Red Hat Enterprise Linux 7:
Application Compatibility Guide
Note: this article discusses Application Compatibility for Red Hat Enterprise Linux 7. For Red Hat Enterprise Linux 6 please see the attached PDF file (rhel6_app_compatibility_wp.pdf).
Table of Contents
- Executive Summary
- Scope of Compatibility
- Guidelines for Preserving Binary Compatibility
- Appendix A: Compatibility Levels for Specific Packages and Libraries
This guide is intended to educate independent software vendors (ISVs) and customers on Red Hat's guidelines regarding support of third-party applications across multiple releases of the Red Hat Enterprise Linux platform. ISV and customer applications can reduce or avoid migration issues between major Red Hat® Enterprise Linux® versions by following these guidelines during application development.
This document describes the recommended uses of the system application programming (API) and binary interfaces (ABI) that are intended to provide compatibility across Red Hat Enterprise Linux releases. It outlines the tiered framework under which applications are considered compatible or not compatible.
These guidelines seek to provide stability for applications when new releases are deployed and therefore focus primarily on forward-compatibility issues. Although backward compatibility is the goal, development of new capabilities sometimes makes that impractical. Hence, the guidelines and published policy may sometimes be overridden by the objective of providing our customers with the most competitive and capable systems possible; situational testing is always recommended.
If clarification of these compatibility guidelines is required, please see the Red Hat Enterprise Linux 7 Developer Guide for additional details, or contact your Red Hat representative.
The following are basic terms used in this document:
Binary compatibility means applications that are compiled on a combination of Red Hat Enterprise Linux and a particular hardware architecture will load and run similarly across different instances of the operating environment. Application binaries consist of executable files and Dynamic Shared Objects (DSO), and the level of compatibility is defined by a specific application binary interface (ABI).
Application programming interface (API)
An API is an interface implemented by a software program that enables it to interact with other software, including operating system components. The API is enforced at compile time and determines source compatibility, that is, whether application source code will compile similarly across different instances of the operating environment.
Application binary interface (ABI)
An ABI is a set of runtime conventions that interact with a compiled binary representation of a program. ABI is also a superset of the API and describes the low-level interface between an application and the operating environment. It covers details such as:
- data type, size, and alignment
- the calling standard, which defines how function arguments are passed and return values retrieved
- the binary format of object files and program libraries
- function and / or data symbol names and their versions
Tools such as the compilers, linkers, runtime libraries, and the operating system itself need to work with the ABI. An ABI operates at runtime.
A compiler conforms to an ABI if it generates code that follows all of the specifications enumerated by that ABI. A library conforms to an ABI if it is implemented according to that ABI. An application conforms to an ABI if it is built using tools that conform to that ABI and does not contain source code that changes behavior specified by the ABI or that otherwise bypasses the ABI.
Core persistent system infrastructure
The core persistent system infrastructure refers to interfaces and externally available data structures that represent system state or provide a means of communicating with the system (for instance, system calls and header files).
Compatibility in a virtualized environment
Virtual environments emulate bare-metal environments such that unprivileged applications that run on bare-metal environments will run, unmodified, in corresponding virtual environments. Virtual environments present simplified abstracted views of physical resources, so some differences may exist.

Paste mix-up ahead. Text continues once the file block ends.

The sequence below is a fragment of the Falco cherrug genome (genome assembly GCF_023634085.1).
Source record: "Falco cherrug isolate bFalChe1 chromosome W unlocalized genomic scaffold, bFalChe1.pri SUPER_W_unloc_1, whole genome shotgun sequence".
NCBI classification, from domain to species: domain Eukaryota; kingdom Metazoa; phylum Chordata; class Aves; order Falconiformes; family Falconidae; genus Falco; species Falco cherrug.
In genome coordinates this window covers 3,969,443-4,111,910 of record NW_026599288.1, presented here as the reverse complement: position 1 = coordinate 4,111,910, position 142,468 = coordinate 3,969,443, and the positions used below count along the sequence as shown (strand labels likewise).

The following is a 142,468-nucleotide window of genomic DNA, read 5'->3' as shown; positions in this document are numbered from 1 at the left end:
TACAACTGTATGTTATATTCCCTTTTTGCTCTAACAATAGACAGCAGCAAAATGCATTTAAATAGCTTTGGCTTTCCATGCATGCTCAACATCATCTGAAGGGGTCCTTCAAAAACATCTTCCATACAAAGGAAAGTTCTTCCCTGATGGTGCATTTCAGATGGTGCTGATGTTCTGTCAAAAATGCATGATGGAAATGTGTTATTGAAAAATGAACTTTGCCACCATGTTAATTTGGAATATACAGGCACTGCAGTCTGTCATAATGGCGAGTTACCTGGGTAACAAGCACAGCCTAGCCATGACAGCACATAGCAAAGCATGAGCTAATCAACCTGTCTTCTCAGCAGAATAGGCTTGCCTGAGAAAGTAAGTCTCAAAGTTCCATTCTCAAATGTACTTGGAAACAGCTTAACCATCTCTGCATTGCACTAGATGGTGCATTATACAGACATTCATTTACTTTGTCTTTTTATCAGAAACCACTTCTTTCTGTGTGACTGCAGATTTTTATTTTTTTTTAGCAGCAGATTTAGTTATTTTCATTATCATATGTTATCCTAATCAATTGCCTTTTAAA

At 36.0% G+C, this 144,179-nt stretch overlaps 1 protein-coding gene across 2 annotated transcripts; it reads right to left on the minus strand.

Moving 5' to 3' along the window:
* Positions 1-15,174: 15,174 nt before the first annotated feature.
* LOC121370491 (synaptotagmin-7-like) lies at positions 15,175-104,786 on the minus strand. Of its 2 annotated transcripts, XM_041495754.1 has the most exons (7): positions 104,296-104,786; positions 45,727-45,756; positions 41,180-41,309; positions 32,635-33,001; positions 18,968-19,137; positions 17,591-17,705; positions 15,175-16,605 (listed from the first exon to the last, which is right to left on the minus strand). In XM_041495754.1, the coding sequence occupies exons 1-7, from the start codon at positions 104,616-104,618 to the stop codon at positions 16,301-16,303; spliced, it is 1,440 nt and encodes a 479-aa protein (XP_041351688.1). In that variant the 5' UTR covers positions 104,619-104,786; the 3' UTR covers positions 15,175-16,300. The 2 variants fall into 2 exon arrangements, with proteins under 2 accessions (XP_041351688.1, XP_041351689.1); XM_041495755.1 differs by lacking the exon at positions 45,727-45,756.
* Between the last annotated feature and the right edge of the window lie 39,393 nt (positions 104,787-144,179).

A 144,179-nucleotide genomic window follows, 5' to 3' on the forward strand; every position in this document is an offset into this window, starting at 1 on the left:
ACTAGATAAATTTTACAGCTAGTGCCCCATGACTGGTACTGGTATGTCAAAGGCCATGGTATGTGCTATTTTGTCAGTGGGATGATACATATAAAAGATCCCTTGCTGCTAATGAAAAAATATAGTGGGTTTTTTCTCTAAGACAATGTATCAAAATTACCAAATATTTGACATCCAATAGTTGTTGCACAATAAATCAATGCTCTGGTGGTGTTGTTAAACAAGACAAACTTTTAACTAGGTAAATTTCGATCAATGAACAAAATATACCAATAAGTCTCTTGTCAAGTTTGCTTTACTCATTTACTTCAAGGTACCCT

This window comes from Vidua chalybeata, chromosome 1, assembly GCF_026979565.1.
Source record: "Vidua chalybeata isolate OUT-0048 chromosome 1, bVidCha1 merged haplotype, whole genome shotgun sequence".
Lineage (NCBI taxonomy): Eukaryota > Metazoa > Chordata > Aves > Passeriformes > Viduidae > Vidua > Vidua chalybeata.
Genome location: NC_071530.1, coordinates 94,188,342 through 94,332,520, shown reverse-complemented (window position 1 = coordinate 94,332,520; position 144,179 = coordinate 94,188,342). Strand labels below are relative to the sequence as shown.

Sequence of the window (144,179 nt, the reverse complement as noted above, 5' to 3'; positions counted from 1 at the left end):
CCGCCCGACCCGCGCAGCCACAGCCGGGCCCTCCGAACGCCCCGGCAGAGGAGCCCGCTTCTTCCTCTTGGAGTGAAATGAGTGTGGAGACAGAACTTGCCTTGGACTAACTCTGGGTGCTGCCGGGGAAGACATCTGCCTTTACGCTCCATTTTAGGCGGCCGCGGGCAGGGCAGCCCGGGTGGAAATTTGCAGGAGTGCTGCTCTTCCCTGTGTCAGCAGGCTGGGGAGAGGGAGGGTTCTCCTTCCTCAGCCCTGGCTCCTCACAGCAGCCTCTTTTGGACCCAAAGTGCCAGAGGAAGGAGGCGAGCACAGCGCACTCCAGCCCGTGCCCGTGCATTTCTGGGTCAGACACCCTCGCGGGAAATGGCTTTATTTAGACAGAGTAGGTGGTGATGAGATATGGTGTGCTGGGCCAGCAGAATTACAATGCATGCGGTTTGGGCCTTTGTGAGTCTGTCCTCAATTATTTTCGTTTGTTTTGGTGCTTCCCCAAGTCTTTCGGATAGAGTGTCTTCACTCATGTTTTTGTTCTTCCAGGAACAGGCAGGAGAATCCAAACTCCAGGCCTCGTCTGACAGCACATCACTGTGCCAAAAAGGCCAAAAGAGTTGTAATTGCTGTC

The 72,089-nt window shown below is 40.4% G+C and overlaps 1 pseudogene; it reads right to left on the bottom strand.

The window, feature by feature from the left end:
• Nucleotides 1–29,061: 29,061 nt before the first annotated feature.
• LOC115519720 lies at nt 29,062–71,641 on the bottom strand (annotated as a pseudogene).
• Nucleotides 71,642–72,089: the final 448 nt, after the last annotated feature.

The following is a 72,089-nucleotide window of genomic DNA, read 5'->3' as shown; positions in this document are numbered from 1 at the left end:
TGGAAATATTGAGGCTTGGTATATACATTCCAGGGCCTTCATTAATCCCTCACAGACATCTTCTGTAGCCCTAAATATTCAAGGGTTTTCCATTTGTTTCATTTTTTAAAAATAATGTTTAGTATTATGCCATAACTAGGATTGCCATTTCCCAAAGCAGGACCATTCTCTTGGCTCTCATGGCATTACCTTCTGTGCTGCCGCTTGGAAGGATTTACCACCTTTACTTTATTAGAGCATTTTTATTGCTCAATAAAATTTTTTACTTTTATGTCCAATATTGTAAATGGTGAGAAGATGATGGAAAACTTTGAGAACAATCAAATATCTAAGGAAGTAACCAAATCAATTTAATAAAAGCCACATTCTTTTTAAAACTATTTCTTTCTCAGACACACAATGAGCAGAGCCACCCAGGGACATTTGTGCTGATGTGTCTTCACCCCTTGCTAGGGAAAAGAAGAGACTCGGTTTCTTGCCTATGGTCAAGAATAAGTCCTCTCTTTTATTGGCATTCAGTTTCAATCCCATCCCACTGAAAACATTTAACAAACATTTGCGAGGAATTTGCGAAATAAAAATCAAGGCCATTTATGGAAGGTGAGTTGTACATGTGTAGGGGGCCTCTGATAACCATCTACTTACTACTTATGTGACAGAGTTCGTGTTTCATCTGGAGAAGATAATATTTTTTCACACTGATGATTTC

Packages in Supplementary and Optional repositories
Packages available in the Red Hat Network (RHN) Supplementary and Optional channels are not part of the product but are made available for convenience or to satisfy build dependencies.
Major and minor releases
A Red Hat major release represents a significant step in the development of a product (wholesale changes are usually reserved for major releases), and is typically designated by a single numeral (e.g., Red Hat Enterprise Linux 7). Minor releases appear more frequently, within the scope of a major release, and generally represent smaller, incremental developmental steps.
Red Hat Enterprise Linux Extended Update Support
Red Hat Enterprise Linux Extended Update Support (EUS) is an optional support offering that allows a customer to standardize on a specific minor release for an extended period of time. Each Red Hat Enterprise Linux 7 EUS stream is available for 24 months from the availability of the minor release.
Red Hat Developer Toolset (DTS)
Red Hat Developer Toolset (DTS) is an offering that provides the latest stable versions of compilers, debuggers, and select open source development tools. This optional offering has an independent life cycle and is not covered by this Application Compatibility document.
Red Hat Software Collections (RHSCL)
Red Hat Software Collections delivers the latest, stable versions of some of the most popular web development languages and open source databases for use with Red Hat Enterprise Linux. This optional offering has an independent life cycle and is not covered by the guidelines described in this Application Compatibility document.
The contents of the Extras channel are exempt from Red Hat's policy that commits to binary compatibility. See https://access.redhat.com/site/solutions/5154 for details about this binary compatibility policy.
SystemTap Static Probes
SystemTap static probes are part of the SystemTap profiling and tracing framework. The probes are integrated into key system libraries to support profiling and debugging of applications and libraries. No assurances are made at this time that integrated SystemTap static probes will continue to have the same probe name, probe location, or interpretation or number of arguments.
Scope of Compatibility
Packages in Red Hat Enterprise Linux are classified under one of the following four compatibility levels:
- Compatibility level 1: ABIs are stable across three major releases; the release that introduces a new or revised ABI, and the two following major releases (n, n+1, n+2). In the case of this document, release n starts with Red Hat Enterprise Linux 7.